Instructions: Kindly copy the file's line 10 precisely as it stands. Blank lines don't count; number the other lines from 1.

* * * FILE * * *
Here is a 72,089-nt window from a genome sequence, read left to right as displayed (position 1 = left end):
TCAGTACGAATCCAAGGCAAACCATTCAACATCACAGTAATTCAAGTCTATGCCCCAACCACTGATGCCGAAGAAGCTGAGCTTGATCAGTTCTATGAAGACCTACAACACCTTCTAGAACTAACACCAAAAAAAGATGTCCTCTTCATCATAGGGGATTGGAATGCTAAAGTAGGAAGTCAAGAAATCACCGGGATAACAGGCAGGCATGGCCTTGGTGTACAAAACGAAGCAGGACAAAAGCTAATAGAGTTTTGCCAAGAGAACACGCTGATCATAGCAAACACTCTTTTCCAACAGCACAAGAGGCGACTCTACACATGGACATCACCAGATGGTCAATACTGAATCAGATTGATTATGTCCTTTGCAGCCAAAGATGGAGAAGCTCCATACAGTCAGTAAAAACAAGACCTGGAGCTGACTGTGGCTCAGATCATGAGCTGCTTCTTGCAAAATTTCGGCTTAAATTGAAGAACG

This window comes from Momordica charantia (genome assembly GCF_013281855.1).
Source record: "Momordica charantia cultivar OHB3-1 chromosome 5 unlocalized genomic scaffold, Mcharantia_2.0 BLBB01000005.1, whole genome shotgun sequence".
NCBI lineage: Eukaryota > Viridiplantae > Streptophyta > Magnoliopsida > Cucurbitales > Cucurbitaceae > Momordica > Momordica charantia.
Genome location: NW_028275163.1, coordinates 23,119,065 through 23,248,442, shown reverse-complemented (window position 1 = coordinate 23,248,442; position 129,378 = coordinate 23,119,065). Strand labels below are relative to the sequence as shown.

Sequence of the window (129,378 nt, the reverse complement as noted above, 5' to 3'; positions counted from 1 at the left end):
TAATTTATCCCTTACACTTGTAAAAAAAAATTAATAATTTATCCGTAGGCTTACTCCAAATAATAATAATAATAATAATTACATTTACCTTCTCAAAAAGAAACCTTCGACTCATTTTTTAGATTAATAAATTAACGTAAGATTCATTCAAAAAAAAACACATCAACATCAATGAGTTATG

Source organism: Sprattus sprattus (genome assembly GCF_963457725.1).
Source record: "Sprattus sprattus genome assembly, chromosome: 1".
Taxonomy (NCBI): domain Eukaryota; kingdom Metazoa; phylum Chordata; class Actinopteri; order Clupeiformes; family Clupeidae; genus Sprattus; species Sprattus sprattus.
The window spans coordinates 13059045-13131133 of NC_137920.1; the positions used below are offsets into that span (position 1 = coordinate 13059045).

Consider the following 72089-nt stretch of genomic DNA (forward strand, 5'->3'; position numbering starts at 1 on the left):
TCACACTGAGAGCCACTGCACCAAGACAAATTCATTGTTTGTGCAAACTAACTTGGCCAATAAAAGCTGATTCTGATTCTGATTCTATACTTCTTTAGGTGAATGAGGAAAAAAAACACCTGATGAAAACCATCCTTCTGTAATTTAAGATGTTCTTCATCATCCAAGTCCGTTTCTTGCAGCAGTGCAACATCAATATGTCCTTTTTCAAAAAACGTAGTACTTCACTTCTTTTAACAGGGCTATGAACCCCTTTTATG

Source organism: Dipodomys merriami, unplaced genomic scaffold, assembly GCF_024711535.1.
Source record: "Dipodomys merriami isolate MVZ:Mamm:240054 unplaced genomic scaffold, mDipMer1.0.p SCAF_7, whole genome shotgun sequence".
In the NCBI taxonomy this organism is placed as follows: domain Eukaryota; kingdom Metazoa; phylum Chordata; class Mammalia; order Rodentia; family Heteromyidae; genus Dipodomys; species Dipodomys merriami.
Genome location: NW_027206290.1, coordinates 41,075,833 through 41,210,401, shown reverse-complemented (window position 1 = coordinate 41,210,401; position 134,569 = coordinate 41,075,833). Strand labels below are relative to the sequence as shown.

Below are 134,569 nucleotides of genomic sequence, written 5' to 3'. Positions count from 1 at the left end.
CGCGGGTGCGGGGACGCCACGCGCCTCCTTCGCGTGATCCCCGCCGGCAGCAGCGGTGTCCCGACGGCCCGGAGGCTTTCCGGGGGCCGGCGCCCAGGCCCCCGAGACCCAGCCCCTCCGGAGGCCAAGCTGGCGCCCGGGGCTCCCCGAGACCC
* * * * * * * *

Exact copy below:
Source record: "Sprattus sprattus genome assembly, chromosome: 1".